"Gold" as written by Alexander Junior Grant, Daniel Coulter Reynolds, Daniel Wayne Sermon, Benjamin Arthur Mckee and Daniel Platzman....
First comes the blessing of all that you've dreamed
But then comes the curses of diamonds and rings
Only at first did it have its appeal
But now you can't tell the false from the real
Who can you trust?
(Who can you trust)

When everything, everything, everything you touch turns to gold, gold, gold
When everything, everything, everything you touch turns to gold, gold
(Ooh, gold, woah
Ooh, gold, woah
Ooh, gold, woah
Ooh, gold, woah)

Statues and empires are all at your hands,
Water to wine and the finest of sands
When all that you have's turnin' stale and its cold,
Oh you'll no longer fear when your heart's turned to gold
Who can you trust
(Who can you trust)

When everything, everything, everything you touch turns to gold, gold, gold
When everything, everything, everything you touch turns to gold, gold
(Ooh, gold, woah
Ooh, gold, woah
Ooh, gold, woah
Ooh, gold, woah)

I'm dying to feel again,
Oh anything at all,
But oh I feel nothin', nothin', nothin', nothin' at all

When everything, everything, everything you touch turns to gold, gold, gold
When everything, everything, everything you touch turns to gold, gold
(Ooh, gold, woah
Ooh, gold, woah
Ooh, gold, woah
Ooh, gold, woah)


Lyrics submitted by PsychoTrain

"Gold" as written by Benjamin Arthur Mckee Alexander Junior Grant

Lyrics © Universal Music Publishing Group

Lyrics powered by LyricFind

Gold song meanings
Add your thoughts

6 Comments

sort form View by:
  • +2
    My InterpretationThere's also a reference to King Midas in this song ("When everything, everything, everything you touch turns to gold, gold, gold").
    seeingon December 27, 2014   Link
  • +1
    My InterpretationI believe this song is talking about being famous, and how everything is not as it seems.

    "First comes the blessing of all that you dreamed
    But then comes the curses of diamonds and rings
    Only at first did it have its appeal
    But now you can’t tell the false from the real"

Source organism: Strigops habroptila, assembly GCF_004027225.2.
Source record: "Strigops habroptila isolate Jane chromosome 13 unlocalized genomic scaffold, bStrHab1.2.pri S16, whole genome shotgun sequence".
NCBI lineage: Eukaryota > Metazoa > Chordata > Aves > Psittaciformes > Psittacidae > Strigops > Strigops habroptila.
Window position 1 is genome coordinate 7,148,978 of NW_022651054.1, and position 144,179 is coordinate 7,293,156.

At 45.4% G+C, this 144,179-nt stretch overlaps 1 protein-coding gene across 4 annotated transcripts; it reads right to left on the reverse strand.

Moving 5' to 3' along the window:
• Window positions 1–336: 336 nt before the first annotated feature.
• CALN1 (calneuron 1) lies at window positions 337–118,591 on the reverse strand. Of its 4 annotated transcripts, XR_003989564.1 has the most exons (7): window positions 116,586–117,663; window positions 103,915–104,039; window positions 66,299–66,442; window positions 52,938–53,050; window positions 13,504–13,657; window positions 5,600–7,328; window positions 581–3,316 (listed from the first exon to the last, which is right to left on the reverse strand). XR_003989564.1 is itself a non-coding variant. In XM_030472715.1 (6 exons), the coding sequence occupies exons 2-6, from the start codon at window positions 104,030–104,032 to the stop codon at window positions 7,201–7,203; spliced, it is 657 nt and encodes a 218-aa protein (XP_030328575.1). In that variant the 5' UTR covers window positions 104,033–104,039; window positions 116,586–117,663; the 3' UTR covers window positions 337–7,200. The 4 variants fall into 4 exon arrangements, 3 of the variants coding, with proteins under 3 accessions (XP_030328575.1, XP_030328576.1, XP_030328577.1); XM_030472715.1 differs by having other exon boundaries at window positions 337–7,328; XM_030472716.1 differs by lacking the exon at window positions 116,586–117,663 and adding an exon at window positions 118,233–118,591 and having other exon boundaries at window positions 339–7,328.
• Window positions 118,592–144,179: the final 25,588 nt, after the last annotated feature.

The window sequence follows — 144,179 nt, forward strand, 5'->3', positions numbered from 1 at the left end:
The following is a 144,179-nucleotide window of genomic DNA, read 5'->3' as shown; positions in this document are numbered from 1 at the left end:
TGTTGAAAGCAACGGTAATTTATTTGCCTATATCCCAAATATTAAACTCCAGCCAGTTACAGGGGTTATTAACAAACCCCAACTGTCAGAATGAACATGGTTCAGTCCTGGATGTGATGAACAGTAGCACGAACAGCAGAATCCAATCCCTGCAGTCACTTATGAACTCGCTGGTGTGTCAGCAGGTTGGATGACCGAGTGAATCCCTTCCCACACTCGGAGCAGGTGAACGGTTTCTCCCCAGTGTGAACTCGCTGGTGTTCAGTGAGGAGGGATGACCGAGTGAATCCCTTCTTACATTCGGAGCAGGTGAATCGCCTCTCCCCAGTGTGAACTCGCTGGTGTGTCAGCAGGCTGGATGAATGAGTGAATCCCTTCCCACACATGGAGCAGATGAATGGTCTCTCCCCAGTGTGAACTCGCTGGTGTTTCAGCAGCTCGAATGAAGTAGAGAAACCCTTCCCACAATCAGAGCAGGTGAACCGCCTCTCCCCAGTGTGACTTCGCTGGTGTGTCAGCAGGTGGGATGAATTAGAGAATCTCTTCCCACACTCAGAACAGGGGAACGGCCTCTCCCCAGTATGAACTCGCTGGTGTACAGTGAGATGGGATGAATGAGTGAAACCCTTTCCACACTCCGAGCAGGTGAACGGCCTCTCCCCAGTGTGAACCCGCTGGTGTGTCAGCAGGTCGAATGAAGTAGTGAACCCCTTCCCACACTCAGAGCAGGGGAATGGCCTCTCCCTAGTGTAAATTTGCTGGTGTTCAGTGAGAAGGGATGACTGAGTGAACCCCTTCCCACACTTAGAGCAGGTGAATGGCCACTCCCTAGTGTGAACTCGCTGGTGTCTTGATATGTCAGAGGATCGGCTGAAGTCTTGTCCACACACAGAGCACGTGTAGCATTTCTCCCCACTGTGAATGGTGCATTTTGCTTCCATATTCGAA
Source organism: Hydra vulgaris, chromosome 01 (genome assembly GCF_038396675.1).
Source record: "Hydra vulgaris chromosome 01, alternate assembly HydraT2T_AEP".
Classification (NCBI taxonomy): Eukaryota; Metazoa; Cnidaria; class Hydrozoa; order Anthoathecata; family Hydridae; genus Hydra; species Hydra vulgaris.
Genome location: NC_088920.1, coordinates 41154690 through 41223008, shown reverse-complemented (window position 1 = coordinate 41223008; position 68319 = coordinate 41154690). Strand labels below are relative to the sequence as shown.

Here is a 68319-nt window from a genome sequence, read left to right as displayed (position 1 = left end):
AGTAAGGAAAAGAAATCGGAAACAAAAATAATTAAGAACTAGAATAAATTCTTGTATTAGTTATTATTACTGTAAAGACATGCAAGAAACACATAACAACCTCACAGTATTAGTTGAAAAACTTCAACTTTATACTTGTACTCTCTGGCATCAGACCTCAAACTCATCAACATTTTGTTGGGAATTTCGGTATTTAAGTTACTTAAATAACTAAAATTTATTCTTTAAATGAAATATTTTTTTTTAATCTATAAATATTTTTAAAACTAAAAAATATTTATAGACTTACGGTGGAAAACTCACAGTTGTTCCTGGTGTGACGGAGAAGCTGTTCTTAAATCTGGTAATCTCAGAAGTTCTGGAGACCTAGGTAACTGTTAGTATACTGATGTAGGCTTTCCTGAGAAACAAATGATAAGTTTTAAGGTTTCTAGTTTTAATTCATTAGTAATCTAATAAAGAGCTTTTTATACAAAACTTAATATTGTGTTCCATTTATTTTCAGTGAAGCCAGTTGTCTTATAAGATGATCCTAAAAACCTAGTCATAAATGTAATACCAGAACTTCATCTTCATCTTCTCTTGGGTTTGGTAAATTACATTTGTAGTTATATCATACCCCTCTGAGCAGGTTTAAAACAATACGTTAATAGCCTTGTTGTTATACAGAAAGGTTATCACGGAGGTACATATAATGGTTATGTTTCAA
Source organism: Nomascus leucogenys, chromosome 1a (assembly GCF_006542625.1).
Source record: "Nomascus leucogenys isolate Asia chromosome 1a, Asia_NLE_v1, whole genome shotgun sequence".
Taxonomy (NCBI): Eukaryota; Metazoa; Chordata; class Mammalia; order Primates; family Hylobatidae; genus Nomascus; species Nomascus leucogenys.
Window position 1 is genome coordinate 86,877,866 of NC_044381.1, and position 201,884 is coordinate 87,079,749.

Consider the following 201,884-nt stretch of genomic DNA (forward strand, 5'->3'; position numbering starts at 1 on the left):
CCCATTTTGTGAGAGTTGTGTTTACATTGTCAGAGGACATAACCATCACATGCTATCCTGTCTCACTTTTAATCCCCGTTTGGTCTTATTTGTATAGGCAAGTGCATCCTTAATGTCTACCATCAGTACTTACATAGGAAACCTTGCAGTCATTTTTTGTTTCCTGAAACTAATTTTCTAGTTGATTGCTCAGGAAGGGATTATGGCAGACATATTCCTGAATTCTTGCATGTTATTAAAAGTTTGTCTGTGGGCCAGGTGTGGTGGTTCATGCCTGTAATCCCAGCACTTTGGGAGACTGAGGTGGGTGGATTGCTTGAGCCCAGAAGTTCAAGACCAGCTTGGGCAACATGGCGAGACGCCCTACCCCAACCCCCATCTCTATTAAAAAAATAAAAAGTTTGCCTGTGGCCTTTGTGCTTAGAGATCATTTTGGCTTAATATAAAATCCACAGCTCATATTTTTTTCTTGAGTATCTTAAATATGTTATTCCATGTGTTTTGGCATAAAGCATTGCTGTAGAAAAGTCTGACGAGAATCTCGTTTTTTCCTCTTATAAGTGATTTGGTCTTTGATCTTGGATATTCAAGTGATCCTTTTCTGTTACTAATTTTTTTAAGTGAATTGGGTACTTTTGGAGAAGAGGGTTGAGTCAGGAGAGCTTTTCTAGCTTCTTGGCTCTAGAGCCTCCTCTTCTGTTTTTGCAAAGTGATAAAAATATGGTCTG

To me these lyrics in specific talk about the misleading towards becoming famous, as "the curses of diamonds and rings" talks about how you have too much money than you know what to do with. "But now you can't tell the false from the real" to me sounds like love, and how when you become famous, you can never tell when someone loves you, or if they're in love with your fame or money.

    "Statues and empires are all at your hands
    Water to wine and the finest of sands
    When all that you have’s turnin’ stale and it’s cold
    Oh, you no longer fear when your heart’s turned to gold

    Who can you trust?
    Who can you trust?"

    These lyrics to me also speak in a way that "when all that you have's turnin stale and it's cold" means that after a while the fame and money begins to wear on you and you are no longer happy, and "you no longer fear when you heart is turned to gold" is talking about how you cannot go back to your old self, because you're so used to having everything.

    "Who can you trust?" Is another example of who can you trust to really love you, or really be your friend.
    PsychoTrainon December 21, 2014   Link
  • +1
    Song MeaningAt it’s core, the song is based on the Greek myth of King Midas, who wished for the power to turn what he touched into gold. Midas’ wish turned out to be more of a curse than a blessing, since he accidentally turned his food and his daughter into gold.
    In the song, Imagine Dragons uses this myth to build on the idea of fame and the wealth that comes with it.